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How do you incorporate a business?

What does it take to incorporate a business? And what other considerations do you need to make before going ahead with the process? Here, we discuss what it means to incorporate a business and aim to give businesses interested in incorporating, in England or Wales under the Companies Act 2006, an insight into the various procedures and corporate governance considerations to think about when setting up a company.

What does 'to be incorporated' mean?

One dictionary definition of the word ‘incorporate’ means ‘to constitute’ or ‘to form’. There are various ways that a business can be formed and often this will be dictated by the type of legal structure that the business has chosen to take, common structures include a limited liability partnership or a limited company.

Most commonly, when a business states that it has been incorporated, it is understood that it has set up or acquired and registered a new company to act as a legal entity with a separate existence from the owners of the business. To legally incorporate a company in the UK, a business will need to comply with the registration processes set out in the Companies Act 2006 (the ‘Act’) and it is important that businesses are aware of how and when to comply with these legal requirements.

What’s the difference between limited and incorporated?

The words ‘limited’ and ‘incorporated’ commonly refer to the types of company that can be formed under the Act. All companies can be incorporated (in that they must be legally formed and registered in accordance with the requirements of the Act) but not all companies are limited.

Under the Act, a company is a ‘limited company’ if the liability of its members (the people that own the company) is limited.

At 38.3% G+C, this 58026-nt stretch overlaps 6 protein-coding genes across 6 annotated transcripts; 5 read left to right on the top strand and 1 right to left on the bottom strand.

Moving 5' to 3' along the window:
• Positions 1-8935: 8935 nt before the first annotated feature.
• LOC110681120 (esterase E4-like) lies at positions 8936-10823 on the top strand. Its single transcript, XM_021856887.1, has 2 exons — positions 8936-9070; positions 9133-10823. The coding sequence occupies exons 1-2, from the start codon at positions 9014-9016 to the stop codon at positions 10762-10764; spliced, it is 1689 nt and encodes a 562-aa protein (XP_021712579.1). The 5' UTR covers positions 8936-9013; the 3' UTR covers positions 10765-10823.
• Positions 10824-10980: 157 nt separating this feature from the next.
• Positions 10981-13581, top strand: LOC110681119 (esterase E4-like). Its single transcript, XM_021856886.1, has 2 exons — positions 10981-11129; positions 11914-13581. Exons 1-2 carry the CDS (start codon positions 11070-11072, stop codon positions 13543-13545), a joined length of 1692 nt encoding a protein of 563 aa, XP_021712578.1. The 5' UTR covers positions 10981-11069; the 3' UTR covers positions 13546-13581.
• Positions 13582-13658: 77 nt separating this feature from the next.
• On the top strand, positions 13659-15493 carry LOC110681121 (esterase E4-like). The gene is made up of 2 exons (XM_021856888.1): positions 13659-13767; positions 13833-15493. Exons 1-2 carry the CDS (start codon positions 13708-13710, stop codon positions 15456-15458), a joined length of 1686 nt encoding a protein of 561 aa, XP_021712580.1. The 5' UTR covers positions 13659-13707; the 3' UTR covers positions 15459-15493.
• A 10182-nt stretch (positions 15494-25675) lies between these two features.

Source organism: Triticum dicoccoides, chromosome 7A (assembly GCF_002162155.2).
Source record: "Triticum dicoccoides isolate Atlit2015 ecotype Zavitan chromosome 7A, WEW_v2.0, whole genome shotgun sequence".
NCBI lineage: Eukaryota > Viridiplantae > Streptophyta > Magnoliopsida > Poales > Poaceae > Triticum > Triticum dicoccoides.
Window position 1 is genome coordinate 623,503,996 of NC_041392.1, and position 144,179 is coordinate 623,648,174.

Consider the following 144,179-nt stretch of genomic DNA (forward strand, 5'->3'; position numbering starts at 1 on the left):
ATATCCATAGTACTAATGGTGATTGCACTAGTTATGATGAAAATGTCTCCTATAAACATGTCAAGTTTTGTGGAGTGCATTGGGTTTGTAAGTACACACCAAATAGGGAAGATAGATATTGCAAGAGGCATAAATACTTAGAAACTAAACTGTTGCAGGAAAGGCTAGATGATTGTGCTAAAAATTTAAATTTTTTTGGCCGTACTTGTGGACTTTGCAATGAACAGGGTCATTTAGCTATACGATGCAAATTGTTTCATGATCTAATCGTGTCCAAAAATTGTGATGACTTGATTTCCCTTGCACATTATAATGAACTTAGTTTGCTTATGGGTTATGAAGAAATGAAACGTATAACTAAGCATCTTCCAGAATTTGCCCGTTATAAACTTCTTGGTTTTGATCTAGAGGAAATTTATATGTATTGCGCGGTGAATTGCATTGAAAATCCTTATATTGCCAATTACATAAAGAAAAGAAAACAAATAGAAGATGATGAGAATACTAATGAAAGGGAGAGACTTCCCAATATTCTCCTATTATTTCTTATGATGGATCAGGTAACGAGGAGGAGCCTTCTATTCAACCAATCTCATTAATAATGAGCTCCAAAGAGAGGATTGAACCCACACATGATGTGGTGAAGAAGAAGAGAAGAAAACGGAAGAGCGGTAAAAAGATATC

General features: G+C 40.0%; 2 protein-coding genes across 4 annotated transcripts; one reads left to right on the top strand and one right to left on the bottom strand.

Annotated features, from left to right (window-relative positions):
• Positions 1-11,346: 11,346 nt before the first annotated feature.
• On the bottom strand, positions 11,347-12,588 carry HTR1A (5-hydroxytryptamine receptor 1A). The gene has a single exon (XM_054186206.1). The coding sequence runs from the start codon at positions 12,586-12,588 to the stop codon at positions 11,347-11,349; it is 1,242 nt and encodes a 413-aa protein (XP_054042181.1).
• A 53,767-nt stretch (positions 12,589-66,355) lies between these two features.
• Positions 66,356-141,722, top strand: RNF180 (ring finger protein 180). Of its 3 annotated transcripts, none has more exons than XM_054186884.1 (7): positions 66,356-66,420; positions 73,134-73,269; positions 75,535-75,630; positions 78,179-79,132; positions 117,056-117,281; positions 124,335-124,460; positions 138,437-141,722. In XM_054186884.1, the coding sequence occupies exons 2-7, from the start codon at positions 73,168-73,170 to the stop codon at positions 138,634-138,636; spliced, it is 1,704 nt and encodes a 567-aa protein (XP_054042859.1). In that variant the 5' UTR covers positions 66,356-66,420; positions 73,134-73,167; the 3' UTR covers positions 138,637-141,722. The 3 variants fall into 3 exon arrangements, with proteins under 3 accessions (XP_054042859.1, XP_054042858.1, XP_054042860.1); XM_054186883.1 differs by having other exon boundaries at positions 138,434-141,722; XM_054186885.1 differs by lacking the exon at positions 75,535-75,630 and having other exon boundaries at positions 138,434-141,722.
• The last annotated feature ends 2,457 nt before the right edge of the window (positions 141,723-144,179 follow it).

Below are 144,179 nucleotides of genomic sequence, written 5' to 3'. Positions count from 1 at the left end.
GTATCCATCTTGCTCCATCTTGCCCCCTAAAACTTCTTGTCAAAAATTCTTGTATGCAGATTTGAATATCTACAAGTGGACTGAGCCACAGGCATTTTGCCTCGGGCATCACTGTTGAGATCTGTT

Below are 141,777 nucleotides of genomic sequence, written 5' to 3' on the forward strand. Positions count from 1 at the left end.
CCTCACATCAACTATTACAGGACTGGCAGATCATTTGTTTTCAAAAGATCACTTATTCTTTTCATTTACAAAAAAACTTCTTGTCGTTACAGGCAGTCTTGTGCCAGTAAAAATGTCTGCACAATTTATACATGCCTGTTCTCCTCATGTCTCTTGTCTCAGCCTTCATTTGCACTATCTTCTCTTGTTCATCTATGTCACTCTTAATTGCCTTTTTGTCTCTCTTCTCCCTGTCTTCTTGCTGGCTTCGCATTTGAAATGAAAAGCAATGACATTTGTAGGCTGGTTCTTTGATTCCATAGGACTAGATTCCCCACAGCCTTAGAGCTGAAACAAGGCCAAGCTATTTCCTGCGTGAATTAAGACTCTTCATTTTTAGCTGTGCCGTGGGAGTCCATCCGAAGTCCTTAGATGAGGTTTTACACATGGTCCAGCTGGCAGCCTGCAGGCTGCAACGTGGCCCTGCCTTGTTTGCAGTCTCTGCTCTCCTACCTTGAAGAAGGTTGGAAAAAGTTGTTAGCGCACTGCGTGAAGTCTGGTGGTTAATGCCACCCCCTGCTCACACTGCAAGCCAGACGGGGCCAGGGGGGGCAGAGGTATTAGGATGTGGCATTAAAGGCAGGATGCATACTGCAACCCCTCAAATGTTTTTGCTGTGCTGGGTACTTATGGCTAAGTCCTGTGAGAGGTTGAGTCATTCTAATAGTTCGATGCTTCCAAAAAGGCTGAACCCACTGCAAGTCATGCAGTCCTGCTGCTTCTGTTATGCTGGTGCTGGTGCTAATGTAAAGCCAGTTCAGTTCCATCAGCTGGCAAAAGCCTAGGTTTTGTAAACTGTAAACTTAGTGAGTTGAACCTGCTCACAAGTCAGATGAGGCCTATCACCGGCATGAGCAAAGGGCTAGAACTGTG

Liability can be limited:

  1. By way of shares, meaning a member’s liability is limited to the amount as yet unpaid on the shares held by that person.
  2. By way of guarantee, meaning a member’s liability is limited to the amount that they have agreed that they will contribute if the company goes into liquidation.

It’s important to note a company limited by guarantee is not usually permitted to have a share capital and usually has to be a private company although the Act sets out exceptions to these rules. A business could also incorporate an unlimited private company but there will be no limit on the liability of its members – these people could then be responsible for all of the obligations and liabilities of the company.

A business can choose whether its limited company will be a public or private company. A company is a ‘public company’ if it has chosen to raise capital by offering shares to the general public. It has limited liability and its shares are available to be bought or sold by a range of people in a range of ways. The company’s certificate of incorporation also has to state that it is a public company. The Act states that a company is a ‘private company’ if it is not a public company. A limited company can also become a community interest company which are companies that often carry out work of a social or benevolent nature.

Do I have to incorporate my business?